In the wake of a Pac-12 investigation, Ed Rush has resigned his post as the conference's coordinator of men's basketball officials.
The investigation stemmed from allegations that Rush offered financial incentive to any official who would call a technical foul or eject Arizona head coach Sean Miller during the Pac-12 Tournament.
Arizona athletic director Greg Byrne tweeted a thought on the matter:
Although u never want someone to lose their job, this is a good step for the Pac-12 in restoring confidence in the bball officiating program— Greg Byrne (@Greg_Byrne) April 5, 2013
In the second half of a semifinal game against UCLA, official Michael Irving whistled a technical on Miller, leading to two free throws which allowed the Bruins to tie the game. They would go on to win 66-64.
Miller gave a memorable postgame press conference explaining the events that led to the technical, and was later fined $25,000 by the Pac-12 for unbecoming conduct.
"I would like to thank the Pac-12 for giving me the opportunity to lead a group of officials who are working so hard to make the Pac-12 the best officiated conference in college basketball," Rush said in a statement issued by the Pac-12 Thursday afternoon. "My first and highest concerns have always been the integrity of the game of basketball and the honor of the craft of officiating. While I am proud of what we have accomplished, my decision to resign reflects my strong desire to see the Pac-12 officiating program continue to grow and thrive."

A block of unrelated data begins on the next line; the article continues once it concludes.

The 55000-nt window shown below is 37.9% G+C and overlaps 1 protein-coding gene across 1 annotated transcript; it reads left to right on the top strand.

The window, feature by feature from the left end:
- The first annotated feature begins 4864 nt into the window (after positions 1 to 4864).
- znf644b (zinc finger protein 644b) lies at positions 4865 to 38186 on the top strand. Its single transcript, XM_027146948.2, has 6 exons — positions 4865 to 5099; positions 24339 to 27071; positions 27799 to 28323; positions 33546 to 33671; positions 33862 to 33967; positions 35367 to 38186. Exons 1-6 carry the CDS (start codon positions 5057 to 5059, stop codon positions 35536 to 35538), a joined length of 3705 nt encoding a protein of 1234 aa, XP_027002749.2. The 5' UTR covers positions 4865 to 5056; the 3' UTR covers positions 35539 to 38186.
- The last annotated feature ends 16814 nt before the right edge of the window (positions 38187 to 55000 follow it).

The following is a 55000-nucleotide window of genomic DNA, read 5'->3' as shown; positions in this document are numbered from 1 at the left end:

Rush served as the Pac-12's coordinator of men's basketball officiating for less than a year after taking over the post last May. He had served as a consultant since 2007 following a 32-year career as an NBA referee.
"I want to express my appreciation for the great contribution Ed made to basketball officiating for the Conference during his tenure, particularly in the area of training and the cultivation of new officiating talent. All of us at the Conference thank him for his years of hard work, and we wish him well," conference commissioner Larry Scott said in a statement.